Tokens storage in Wallets
However, users who store their tokens in wallets may need to initiate the process manually. Generally speaking, the people who issued the coin you are currently holding will issue a wallet or online site that you either download or register with, respectively. In either case, you will see an account with 2 wallets, one for the old coin and one for the new. You will be instructed to transfer your old tokens to a specific address. Soon after you do that, you should see your new coins in the wallet for the new coin.
More specifically, you must undergo token registration, also called “mapping,” in order to send their tokens from the previous blockchain to the new network. In practice, this process typically entails generating a project-specific key (for example, an EOS key) and sending tokens to it from the key address where the tokens were initially stored after purchase, prior to the mainnet launch (for example, an Ethereum key).
Exchanges vs Wallet Token Swap
|(+) Automated method
All technical steps will be handled by the exchange without any special fees charged above the normal fees that come with transferring your coins on and off.
|(-) Manual method
You need to initiate the coin swap process manually
|(+) Regular interface
The exchange will create a new wallet within their platform that will look the same as your old one.
|(-) Unfamiliar interface
The wallets and sites created by the token issuers are often newly created, or created specifically for this task, so it may be an unfamiliar interface, and it may not work as described or designed.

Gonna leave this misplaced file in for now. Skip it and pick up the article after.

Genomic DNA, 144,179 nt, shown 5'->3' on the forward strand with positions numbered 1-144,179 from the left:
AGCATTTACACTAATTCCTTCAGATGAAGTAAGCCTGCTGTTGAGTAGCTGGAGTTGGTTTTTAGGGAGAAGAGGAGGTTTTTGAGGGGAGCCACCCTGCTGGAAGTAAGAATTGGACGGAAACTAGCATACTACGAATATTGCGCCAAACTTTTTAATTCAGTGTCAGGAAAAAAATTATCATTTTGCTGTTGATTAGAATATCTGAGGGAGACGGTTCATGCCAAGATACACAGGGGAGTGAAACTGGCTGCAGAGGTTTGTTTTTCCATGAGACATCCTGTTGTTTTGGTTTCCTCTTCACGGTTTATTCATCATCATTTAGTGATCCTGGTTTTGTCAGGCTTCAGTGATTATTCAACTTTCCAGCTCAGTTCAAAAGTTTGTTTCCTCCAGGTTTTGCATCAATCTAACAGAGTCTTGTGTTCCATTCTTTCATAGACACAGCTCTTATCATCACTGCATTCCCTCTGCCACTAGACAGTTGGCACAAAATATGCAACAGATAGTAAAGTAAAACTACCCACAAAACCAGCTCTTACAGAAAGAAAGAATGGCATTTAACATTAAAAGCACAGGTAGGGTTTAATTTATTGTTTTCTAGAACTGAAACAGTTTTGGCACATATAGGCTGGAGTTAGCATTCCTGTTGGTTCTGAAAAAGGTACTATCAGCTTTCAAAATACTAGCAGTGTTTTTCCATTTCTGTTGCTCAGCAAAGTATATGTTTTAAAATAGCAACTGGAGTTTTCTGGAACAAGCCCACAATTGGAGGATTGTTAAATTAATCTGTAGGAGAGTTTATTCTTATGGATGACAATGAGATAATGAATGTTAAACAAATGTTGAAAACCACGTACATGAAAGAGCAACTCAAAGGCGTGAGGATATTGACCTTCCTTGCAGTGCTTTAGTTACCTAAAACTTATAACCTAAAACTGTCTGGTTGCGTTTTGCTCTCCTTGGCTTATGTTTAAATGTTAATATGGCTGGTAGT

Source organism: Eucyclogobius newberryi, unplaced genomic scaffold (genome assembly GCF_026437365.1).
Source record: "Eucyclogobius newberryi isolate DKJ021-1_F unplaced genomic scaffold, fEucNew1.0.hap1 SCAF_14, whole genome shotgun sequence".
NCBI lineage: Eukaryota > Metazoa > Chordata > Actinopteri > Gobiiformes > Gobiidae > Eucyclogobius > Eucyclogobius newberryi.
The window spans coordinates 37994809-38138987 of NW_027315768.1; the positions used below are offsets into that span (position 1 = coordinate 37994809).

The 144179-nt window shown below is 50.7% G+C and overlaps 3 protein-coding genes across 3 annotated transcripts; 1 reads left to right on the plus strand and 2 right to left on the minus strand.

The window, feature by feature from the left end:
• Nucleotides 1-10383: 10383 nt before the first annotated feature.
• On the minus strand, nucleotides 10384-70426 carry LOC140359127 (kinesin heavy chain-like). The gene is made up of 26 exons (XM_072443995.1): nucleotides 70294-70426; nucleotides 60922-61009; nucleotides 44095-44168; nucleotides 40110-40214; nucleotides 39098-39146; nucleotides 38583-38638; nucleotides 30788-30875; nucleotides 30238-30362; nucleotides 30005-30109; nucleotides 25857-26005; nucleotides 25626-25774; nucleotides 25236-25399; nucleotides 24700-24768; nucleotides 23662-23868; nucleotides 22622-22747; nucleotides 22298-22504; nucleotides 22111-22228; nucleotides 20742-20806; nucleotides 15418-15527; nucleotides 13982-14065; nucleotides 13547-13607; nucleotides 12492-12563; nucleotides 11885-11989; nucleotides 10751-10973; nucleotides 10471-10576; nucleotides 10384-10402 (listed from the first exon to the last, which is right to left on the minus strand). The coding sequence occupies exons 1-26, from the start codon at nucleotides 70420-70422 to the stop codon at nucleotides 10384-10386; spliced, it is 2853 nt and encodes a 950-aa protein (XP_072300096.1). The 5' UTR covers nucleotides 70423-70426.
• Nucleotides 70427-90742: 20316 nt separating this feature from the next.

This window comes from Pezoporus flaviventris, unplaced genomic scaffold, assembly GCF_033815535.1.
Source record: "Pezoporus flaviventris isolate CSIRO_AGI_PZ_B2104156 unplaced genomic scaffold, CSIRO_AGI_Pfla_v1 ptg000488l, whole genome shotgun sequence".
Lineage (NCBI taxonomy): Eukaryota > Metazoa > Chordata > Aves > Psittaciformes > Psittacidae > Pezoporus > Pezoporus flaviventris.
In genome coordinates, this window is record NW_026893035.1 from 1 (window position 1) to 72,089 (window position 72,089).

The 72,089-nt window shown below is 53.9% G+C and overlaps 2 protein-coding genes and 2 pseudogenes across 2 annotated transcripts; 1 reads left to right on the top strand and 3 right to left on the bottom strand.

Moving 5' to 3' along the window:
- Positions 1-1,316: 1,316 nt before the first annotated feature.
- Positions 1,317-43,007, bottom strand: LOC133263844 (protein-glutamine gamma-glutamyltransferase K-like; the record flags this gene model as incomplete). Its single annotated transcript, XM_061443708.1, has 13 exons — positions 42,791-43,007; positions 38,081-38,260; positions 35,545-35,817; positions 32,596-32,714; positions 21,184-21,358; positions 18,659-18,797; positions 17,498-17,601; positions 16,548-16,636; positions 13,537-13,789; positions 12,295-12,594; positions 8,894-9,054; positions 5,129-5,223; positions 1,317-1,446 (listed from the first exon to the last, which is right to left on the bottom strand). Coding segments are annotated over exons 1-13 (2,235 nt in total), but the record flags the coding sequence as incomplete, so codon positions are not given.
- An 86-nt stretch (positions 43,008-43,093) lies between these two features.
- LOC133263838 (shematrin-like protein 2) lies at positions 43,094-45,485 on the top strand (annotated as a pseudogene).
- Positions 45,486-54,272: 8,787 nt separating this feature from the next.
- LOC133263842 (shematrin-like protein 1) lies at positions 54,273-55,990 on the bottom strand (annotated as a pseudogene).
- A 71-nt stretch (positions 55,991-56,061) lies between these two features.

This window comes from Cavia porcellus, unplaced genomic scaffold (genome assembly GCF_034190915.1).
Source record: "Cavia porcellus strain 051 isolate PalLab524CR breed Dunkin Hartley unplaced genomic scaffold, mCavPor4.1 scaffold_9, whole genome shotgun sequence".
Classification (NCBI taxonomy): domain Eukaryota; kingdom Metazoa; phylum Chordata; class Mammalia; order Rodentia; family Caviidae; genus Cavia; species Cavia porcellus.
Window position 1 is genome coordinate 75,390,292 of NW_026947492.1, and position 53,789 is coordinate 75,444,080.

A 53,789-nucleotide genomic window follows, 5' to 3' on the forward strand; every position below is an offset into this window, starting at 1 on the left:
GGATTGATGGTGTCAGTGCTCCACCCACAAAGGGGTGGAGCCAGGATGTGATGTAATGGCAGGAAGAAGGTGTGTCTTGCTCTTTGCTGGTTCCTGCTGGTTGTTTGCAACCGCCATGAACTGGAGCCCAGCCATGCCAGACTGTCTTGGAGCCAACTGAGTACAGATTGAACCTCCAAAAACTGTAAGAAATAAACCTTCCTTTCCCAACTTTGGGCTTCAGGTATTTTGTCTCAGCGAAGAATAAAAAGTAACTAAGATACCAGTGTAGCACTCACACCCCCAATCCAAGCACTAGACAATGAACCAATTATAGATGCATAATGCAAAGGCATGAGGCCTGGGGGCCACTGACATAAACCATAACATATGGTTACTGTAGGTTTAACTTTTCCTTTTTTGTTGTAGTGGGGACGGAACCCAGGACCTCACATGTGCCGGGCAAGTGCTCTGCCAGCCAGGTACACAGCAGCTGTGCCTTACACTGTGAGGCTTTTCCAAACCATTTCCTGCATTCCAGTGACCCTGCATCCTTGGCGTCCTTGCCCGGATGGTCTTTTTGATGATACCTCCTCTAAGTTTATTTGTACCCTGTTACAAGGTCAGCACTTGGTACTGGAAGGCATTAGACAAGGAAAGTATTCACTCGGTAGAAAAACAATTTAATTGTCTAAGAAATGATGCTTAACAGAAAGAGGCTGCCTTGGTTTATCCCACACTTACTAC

|(+) Technical support
If you let an exchange handle the swap, if something goes wrong you might be able to appeal to them for help.
|(-) No second chance
If you make a mistake, there may be no recourse.
Coin Swap Risks
Token migrations may not be that simple and there’s always a chance that you could make mistakes:
- Missing the deadline
The primary risk of a token migration is missing the deadline. Sometimes there are fallback methods offered to help people who missed the swap day, but you shouldn’t rely on that. Ultimately, the time will come when the old coin will be deprecated entirely, and it will be worthless. Exchanges will delist the old token, wallets will stop supporting it, and services and Dapps associated with that token will no longer recognize it.
- No “trustless” process
Perhaps the most significant risk associated with token migrations is that they are not “trustless” processes. Instead, users must place their trust in those in charge of the project to implement the shift according to plan. However, because coin migrations are relatively novel, there is often no blueprint for their execution.